What is cross-language plagiarism?
Cross-language plagiarism refers to the kind of plagiarism or cheating where the source content is in one language while the plagiarised content is in another. In other words, it is plagiarism by translation.
In recent years, this kind of plagiarism has been on the rise given the free and easy access to online resources and free-to-use translation tools. It has become increasingly simple for students and people in general, to access content from anywhere in the world irrespective of the language and reproduce it in a different language using translation tools.
Additionally, the growth in multi-lingual people has further led to an increase in cross-language plagiarism as many find it easy to read and research in one language whilst writing in another language.
Research by Chris Park (2003), Stevens and Stevens (1987), Davis et al. (1992), Love and Simmons (1998), Silverman (2002) and Straw (2002) point to a variety of factors that can lead to plagiarism – lack of understanding about what constitutes plagiarism, growing competition, poor time management, inadequate writing skills and lack of deterrence are some of them.
Can cross-language plagiarism be detected?
Cross-language plagiarism detection has largely been an unexplored domain. One of the main reasons for this is because detection of such instances of plagiarism is extremely difficult given that the original text is no longer in the same language as the re-produced text. Hence, traditional similarity or plagiarism detection solutions are unable to correctly identify this type of plagiarism.
However, in light of the growing threat to academic integrity from this type of plagiarism, it has become extremely important to find ways to detect and deter plagiarism by translation.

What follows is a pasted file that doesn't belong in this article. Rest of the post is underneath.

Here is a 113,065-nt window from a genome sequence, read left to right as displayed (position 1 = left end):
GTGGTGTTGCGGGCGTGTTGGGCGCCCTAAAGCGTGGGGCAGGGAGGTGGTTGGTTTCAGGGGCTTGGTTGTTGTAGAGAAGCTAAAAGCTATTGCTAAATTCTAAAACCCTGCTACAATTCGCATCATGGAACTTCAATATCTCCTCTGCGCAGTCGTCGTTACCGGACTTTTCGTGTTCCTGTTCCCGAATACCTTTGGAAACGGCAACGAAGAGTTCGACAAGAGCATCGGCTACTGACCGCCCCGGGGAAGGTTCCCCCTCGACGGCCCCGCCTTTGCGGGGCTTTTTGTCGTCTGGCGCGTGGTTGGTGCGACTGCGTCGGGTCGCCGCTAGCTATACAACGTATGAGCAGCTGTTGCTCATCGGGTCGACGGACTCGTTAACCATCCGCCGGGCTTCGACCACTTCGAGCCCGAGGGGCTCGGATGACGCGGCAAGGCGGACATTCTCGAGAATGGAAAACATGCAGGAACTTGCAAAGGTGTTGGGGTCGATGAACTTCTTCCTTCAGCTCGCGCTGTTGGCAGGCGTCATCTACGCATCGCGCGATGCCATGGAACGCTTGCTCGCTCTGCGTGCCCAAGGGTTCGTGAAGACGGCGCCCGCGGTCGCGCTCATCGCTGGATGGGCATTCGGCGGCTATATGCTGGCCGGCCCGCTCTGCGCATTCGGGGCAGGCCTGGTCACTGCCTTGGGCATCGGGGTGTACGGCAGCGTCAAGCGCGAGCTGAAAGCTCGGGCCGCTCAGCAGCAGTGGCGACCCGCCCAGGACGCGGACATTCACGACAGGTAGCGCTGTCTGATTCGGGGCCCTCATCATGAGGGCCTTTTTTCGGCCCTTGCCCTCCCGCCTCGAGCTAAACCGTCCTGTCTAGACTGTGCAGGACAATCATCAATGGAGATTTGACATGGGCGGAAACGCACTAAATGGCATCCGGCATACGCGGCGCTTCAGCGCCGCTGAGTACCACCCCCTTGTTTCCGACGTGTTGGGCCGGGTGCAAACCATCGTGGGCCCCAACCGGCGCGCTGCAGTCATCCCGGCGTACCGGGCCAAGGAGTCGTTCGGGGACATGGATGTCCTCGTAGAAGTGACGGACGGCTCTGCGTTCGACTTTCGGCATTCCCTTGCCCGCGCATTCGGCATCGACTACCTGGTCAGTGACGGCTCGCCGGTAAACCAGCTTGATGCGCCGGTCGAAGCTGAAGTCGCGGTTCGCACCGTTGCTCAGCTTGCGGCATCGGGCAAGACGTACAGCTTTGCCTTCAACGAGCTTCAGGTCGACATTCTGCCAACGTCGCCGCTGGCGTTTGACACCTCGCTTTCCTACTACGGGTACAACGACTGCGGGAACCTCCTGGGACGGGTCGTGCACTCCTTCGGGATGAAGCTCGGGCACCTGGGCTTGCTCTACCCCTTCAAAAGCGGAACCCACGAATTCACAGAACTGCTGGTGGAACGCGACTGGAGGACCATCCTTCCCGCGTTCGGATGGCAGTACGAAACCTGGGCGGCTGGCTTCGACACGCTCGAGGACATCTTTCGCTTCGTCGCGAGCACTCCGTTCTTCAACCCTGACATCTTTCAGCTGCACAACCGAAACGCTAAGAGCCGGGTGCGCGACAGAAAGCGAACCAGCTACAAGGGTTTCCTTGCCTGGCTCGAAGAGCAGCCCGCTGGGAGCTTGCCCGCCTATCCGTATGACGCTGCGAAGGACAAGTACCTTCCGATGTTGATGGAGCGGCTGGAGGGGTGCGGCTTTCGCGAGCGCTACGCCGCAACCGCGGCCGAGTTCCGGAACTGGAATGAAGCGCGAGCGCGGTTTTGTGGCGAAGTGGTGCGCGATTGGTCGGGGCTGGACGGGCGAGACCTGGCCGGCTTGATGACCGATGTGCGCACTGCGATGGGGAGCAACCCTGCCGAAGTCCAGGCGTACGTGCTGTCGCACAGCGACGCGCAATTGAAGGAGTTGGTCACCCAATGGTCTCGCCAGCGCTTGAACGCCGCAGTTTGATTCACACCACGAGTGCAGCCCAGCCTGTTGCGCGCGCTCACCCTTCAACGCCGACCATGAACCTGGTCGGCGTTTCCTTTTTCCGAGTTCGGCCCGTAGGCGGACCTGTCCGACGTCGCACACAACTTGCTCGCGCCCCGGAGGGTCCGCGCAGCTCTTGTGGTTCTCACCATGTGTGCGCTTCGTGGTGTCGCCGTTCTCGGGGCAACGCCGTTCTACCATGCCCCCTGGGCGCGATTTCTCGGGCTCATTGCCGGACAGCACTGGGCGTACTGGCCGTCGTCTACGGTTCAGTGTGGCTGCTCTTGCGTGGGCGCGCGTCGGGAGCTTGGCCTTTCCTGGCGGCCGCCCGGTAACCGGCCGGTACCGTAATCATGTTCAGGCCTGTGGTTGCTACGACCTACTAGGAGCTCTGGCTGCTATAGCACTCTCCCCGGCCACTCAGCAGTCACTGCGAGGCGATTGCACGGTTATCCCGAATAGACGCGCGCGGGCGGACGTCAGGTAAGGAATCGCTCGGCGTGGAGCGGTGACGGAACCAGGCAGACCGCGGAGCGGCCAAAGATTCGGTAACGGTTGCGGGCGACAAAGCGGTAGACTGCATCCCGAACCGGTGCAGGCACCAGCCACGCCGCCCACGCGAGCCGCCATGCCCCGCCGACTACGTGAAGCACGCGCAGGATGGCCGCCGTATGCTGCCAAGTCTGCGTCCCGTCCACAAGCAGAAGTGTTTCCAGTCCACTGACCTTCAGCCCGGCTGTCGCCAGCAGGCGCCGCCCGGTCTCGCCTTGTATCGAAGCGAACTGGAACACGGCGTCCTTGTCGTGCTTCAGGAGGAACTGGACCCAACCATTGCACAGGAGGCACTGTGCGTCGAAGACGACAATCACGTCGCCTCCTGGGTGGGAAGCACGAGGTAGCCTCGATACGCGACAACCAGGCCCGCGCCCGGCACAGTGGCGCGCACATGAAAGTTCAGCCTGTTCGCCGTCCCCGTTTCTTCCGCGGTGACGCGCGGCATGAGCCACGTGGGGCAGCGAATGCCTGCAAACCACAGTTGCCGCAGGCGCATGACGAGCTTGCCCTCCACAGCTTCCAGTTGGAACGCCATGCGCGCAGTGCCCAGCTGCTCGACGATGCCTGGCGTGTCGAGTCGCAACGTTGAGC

Researchers have now come up with different methods to estimate if two sets of texts written in different languages are essentially copies of each other. For example, a model proposed by Barron-Cedeno, based on statistical machine translation technology. Another model is MLPlag (2008), proposed by Ceska. In this method, translations are compared at document level. While progress has been made within the larger more commonly used languages, for less-resourced and remote languages, there is still much to be desired.
Solutions that help detect cross-language plagiarism
While it’s reassuring to see that progress is being made in this sphere, for most of us working in the education sector or in professions where we need to be able to detect plagiarism, what is key is access to a simple and efficient solution that is easy to use and works at the click of a button.
Ouriginal, a pioneer in text-matching and similarity-detection solutions, offers exactly this. Its Cross-Language Text Matching (CLTM) feature is now able to identify matching content that has been translated from one language to another using a proprietary algorithm. The highly specialized algorithm identifies segments of texts in different languages that appear to be similar. The algorithm then identifies sentences that contain these segments to check if the sentences themselves are translations of each other, thus detecting potential matches.
See the example below:
By comparing the words highlighted in red, our system was able to identify that the text in blue is a translation from Dutch.